Tuesday, 22 November 2011

The Chaser

Korean Poster.

As I said in my recent ramble, Na Hong-jin’s debut film The Chaser (2008) (which he part wrote) has been perceived as the start of a new generation of Korean thrillers. It stars the same two lead actors that Ha used in The Yellow Sea (2010). Kim Yun-seok is Eom Joong-ho a dishonest ex-detective who now runs a “massage service” and Ha Jeong-woo who portrays the creepy killer Je Yeong-min. When Eom’s girls start to disappear he suspects that one of the clients is selling the girls on. Sending one of his last remaining girls Mi-jin on a service call he realises that it’s the same client to whom all the missing girls have been sent. He decides to track down this punter but begins to suspect’s that the missing girls are the victim of a rather vicious serial killer. Believing Mi-jin to be alive he sets out on a desperate mission to find her before the killer applies the finishing touches to his brutal work. Getting little or no support from the police who are more interested in local politics after the Mayor of Seoul, supposedly under police protection, gets a load of human excreta thrown at him while on public duties.

The Chaser is loosely based on a Korean serial killer and self-confessed cannibal who ate the livers of some of his victims. Yoo Young-chul admitted to murdering 21 people with a 4lb hammer, mostly escort girls and wealthy old men in a period between September 2003 and July 2004. Arrested by the police he was sentenced to death in 2005. I believe he still awaits execution.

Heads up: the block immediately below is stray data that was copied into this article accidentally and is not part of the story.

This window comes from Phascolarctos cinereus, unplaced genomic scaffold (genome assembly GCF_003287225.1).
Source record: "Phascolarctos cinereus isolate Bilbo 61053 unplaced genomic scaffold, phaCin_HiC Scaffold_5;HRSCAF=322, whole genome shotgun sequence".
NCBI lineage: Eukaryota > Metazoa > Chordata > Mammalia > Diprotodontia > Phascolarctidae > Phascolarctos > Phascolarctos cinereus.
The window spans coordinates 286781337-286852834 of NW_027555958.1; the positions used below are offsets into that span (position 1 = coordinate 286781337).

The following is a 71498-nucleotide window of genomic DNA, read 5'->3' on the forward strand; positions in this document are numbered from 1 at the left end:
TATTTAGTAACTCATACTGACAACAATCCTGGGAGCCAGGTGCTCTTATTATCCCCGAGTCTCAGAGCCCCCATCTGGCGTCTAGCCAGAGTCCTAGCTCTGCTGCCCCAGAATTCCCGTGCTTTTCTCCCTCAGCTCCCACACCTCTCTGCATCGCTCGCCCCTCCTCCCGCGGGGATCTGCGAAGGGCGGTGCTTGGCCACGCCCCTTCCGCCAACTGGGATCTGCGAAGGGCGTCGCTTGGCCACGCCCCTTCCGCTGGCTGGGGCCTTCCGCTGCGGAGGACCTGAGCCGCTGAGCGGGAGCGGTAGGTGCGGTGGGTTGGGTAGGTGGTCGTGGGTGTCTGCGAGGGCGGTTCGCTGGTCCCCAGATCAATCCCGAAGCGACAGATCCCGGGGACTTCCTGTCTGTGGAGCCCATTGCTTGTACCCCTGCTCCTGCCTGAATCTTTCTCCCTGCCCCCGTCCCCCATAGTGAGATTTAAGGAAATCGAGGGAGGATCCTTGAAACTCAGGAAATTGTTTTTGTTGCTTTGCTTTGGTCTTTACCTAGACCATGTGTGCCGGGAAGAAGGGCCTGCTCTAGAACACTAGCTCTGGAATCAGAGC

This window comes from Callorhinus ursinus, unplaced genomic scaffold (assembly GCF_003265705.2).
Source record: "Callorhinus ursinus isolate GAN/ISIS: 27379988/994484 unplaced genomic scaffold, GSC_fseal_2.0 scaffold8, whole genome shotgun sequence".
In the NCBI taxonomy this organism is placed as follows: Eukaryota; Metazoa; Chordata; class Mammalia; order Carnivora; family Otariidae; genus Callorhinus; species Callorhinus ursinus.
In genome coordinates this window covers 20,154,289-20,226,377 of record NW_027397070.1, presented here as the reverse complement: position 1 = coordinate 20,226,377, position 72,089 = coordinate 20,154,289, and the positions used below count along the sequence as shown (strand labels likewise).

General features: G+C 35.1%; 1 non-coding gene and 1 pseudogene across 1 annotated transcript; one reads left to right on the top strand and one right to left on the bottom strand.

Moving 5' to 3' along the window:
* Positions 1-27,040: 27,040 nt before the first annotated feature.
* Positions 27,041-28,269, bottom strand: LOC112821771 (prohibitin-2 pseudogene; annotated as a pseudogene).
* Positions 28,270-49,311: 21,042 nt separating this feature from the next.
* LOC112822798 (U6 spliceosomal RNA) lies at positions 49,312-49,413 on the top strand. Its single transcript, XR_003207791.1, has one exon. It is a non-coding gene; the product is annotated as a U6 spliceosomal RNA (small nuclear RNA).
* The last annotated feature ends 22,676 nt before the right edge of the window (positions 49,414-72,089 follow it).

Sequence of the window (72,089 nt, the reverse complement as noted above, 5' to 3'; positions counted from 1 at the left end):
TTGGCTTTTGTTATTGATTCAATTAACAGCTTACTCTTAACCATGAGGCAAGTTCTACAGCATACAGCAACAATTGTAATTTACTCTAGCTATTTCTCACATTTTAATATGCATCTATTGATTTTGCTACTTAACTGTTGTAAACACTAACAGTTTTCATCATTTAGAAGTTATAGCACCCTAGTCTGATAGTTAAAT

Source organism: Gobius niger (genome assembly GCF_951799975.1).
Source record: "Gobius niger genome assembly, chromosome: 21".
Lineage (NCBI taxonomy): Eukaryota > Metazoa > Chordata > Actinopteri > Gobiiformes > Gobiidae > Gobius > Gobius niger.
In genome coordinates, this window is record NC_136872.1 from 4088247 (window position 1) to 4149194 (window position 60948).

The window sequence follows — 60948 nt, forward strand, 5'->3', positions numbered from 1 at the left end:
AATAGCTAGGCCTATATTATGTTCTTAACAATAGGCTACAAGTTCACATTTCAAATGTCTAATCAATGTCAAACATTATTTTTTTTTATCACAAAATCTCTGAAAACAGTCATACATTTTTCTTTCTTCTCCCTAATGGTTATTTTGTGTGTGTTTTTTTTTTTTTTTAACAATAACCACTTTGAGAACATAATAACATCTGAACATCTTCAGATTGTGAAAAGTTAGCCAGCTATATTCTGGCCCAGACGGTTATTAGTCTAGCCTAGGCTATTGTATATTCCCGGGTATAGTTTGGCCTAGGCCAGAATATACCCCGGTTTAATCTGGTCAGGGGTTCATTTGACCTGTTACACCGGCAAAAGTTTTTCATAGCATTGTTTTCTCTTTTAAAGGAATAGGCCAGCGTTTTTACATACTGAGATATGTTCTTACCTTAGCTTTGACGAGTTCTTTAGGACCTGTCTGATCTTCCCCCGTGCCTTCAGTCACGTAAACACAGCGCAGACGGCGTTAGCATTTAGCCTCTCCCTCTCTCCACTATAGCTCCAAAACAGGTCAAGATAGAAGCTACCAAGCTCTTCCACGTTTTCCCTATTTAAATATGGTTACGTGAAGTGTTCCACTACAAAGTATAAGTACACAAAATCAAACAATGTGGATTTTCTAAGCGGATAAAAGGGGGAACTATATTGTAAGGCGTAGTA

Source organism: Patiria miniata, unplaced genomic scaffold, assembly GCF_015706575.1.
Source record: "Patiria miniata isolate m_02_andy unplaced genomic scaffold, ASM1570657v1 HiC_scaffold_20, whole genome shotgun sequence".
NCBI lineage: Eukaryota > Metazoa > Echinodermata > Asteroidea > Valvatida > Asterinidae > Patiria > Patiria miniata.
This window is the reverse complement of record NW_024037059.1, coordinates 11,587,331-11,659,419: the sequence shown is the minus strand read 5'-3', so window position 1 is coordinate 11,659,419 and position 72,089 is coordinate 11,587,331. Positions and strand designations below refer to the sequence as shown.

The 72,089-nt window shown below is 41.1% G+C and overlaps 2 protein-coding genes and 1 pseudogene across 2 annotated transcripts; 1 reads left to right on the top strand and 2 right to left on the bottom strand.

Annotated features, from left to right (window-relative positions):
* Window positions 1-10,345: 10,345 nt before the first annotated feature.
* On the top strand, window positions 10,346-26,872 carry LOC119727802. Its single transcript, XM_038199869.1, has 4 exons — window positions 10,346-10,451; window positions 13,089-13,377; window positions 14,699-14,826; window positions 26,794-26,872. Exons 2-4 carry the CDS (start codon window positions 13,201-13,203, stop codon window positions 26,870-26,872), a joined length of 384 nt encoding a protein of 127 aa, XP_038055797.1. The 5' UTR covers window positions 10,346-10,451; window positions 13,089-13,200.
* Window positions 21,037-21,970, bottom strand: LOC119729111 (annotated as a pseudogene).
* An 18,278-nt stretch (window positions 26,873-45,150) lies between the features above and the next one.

Mi-jin is missing.

A exasperating watch that keeps you on the edge of your seat with our main protagonist taking one step forward and two steps backward in his attempts to save the life of Mi-jin. Ha’s film is an example of how to make a thriller work and as good as it is, his latest film is even better. Certain aspects of The Chaser bring to mind two other must see Korean movies Bong Joon-ho's Memories of Murder (2003) and Park Chan-wook's Oldboy (2003).
The suspect is questioned.

Again American film studios are planning a remake, but the good news is that it will be the same team that produced the successful remake of the Hong Kong thriller’s Infernal Affairs, The Departed (2006) with Martin Scorsese at the helm again and if Drive (2011) is anything to go by then the yanks are more than capable at making a solid enjoyable thriller.
Eom Joong-ho searches for Mi-jin who he hopes is still alive.

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